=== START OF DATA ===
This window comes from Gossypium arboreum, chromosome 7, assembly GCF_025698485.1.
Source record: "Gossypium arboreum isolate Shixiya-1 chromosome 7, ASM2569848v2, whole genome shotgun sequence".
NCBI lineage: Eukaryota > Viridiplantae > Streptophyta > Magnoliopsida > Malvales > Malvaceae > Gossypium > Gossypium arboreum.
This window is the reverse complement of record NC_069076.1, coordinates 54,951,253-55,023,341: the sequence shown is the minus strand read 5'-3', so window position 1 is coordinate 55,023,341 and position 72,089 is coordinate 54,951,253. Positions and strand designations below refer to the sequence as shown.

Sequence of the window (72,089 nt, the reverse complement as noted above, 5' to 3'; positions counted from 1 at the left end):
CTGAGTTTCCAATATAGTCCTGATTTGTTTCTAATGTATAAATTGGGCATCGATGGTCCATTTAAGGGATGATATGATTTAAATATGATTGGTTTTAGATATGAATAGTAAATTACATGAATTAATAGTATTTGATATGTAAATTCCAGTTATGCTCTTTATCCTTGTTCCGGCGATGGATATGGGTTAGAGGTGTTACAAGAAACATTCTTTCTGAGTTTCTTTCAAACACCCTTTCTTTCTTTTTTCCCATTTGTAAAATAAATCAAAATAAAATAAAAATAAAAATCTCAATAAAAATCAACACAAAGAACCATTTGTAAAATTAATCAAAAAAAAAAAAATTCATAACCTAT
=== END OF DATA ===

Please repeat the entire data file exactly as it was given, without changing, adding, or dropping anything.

This window comes from Gossypium arboreum, chromosome 7, assembly GCF_025698485.1.
Source record: "Gossypium arboreum isolate Shixiya-1 chromosome 7, ASM2569848v2, whole genome shotgun sequence".
NCBI lineage: Eukaryota > Viridiplantae > Streptophyta > Magnoliopsida > Malvales > Malvaceae > Gossypium > Gossypium arboreum.
This window is the reverse complement of record NC_069076.1, coordinates 54,951,253-55,023,341: the sequence shown is the minus strand read 5'-3', so window position 1 is coordinate 55,023,341 and position 72,089 is coordinate 54,951,253. Positions and strand designations below refer to the sequence as shown.

Sequence of the window (72,089 nt, the reverse complement as noted above, 5' to 3'; positions counted from 1 at the left end):
CTGAGTTTCCAATATAGTCCTGATTTGTTTCTAATGTATAAATTGGGCATCGATGGTCCATTTAAGGGATGATATGATTTAAATATGATTGGTTTTAGATATGAATAGTAAATTACATGAATTAATAGTATTTGATATGTAAATTCCAGTTATGCTCTTTATCCTTGTTCCGGCGATGGATATGGGTTAGAGGTGTTACAAGAAACATTCTTTCTGAGTTTCTTTCAAACACCCTTTCTTTCTTTTTTCCCATTTGTAAAATAAATCAAAATAAAATAAAAATAAAAATCTCAATAAAAATCAACACAAAGAACCATTTGTAAAATTAATCAAAAAAAAAAAAATTCATAACCTAT